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As everyone grows older, the lenses of their eyes thicken and become cloudier. Eventually, they may find it more difficult to read street signs. Colors may seem dull. These symptoms may signal cataracts, which affect about 70 percent of people by age 75. Fortunately, cataracts can be corrected with surgery. Ophthalmologists specialize in medical and surgical eye care to restore vision to those patients.

  1. Though most everyone will develop cataracts with age, studies show that lifestyle and behavior can influence when and how severely you develop cataracts. Diabetes, extensive exposure to sunlight, smoking, obesity, high blood pressure and certain ethnicities have all been linked to increased risk of cataracts. Eye injuries, prior eye surgery and long-term use of steroid medication can also result in cataracts.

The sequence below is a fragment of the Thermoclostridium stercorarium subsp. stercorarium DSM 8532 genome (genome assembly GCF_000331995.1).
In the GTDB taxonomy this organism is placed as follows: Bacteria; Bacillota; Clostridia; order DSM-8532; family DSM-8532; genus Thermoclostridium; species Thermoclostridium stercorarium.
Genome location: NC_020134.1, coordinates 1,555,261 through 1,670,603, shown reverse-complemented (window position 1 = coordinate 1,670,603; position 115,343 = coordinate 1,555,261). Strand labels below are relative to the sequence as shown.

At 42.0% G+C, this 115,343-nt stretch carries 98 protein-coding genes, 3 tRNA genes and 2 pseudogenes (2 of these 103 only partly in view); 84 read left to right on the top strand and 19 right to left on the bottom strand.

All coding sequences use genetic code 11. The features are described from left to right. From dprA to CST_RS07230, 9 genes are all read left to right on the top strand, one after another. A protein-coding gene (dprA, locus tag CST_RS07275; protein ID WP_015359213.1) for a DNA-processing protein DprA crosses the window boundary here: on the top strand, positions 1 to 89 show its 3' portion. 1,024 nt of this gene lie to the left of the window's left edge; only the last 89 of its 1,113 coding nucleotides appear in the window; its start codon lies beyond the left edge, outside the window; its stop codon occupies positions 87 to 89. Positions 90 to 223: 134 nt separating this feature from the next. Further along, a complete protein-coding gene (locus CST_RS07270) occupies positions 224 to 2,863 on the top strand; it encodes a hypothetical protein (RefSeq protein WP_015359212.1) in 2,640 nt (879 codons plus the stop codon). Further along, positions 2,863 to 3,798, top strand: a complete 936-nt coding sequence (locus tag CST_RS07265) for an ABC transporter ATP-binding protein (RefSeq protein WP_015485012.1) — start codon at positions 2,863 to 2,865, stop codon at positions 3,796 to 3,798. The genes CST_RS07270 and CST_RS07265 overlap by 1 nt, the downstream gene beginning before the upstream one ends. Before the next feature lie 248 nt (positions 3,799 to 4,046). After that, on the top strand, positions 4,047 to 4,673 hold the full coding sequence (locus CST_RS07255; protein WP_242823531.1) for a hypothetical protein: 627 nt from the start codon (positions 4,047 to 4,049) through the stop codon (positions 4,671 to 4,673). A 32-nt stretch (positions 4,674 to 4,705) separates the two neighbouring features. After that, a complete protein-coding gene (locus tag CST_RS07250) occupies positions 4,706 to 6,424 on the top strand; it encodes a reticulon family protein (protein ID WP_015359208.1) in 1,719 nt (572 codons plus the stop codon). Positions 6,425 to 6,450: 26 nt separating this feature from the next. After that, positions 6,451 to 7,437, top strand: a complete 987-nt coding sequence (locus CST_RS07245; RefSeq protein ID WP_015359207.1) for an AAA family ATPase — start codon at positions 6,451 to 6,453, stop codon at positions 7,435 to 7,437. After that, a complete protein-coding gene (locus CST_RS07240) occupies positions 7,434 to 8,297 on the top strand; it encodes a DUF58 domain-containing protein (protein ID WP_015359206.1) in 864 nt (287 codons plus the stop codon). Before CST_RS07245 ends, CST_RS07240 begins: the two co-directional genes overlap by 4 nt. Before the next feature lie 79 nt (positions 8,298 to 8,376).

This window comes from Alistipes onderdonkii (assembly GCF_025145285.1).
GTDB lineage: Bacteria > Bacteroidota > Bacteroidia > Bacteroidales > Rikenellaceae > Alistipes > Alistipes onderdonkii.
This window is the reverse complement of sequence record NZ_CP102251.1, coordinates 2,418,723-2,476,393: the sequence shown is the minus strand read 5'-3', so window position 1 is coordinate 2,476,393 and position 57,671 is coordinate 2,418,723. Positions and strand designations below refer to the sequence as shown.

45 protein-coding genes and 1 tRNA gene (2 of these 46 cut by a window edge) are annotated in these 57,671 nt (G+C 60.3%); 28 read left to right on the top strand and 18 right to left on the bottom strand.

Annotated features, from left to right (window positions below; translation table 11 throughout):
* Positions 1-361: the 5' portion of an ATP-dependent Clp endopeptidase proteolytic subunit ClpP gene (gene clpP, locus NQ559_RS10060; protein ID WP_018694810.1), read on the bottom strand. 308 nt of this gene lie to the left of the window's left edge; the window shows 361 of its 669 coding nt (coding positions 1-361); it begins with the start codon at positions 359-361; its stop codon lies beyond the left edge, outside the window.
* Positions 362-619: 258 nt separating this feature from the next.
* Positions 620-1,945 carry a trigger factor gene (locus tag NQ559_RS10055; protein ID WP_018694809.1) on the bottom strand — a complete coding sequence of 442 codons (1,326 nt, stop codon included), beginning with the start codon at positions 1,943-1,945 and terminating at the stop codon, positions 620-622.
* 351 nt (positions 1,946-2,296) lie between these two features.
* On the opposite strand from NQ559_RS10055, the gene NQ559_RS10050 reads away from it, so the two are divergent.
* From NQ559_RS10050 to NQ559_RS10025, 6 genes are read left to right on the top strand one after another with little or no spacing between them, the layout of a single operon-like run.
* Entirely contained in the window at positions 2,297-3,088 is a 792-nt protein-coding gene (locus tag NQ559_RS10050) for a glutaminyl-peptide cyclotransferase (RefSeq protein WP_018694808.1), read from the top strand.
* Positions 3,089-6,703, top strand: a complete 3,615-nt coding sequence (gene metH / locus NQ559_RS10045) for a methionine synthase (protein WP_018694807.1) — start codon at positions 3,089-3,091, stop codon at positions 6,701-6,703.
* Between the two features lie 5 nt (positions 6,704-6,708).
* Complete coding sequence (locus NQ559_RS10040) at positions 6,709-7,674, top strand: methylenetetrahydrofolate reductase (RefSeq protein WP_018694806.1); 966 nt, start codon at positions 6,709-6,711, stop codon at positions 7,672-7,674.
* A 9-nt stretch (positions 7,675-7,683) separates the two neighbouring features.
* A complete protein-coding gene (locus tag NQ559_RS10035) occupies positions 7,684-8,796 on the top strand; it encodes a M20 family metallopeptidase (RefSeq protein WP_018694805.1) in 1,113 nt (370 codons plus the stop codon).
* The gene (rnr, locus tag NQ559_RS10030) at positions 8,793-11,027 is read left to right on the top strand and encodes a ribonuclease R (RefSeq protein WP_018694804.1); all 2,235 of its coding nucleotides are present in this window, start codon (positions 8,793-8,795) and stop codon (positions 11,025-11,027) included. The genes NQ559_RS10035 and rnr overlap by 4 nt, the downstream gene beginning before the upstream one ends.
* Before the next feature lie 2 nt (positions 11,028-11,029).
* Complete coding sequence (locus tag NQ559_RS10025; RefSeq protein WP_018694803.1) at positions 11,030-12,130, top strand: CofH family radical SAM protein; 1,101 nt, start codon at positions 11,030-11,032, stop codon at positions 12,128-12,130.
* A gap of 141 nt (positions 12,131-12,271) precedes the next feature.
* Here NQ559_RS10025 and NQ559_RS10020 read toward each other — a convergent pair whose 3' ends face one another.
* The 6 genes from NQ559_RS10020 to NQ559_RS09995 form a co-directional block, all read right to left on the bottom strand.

2. Cataracts cannot be prevented, but you can lower your risk. Wearing U-V blocking sunglasses and brimmed hats when outside can help. Several studies suggest that eating more vitamin C-rich foods may delay how fast cataracts form.
  3. During the procedure, the natural clouded lens is replaced with an artificial lens, which should improve your vision significantly. Studies have shown that cataract surgery can improve quality of life and reduce the risk of falling. If cataracts are interfering with your ability to see well, consider asking your ophthalmologist about cataract surgery.

For more tips and information, visit www.eyesmart.org.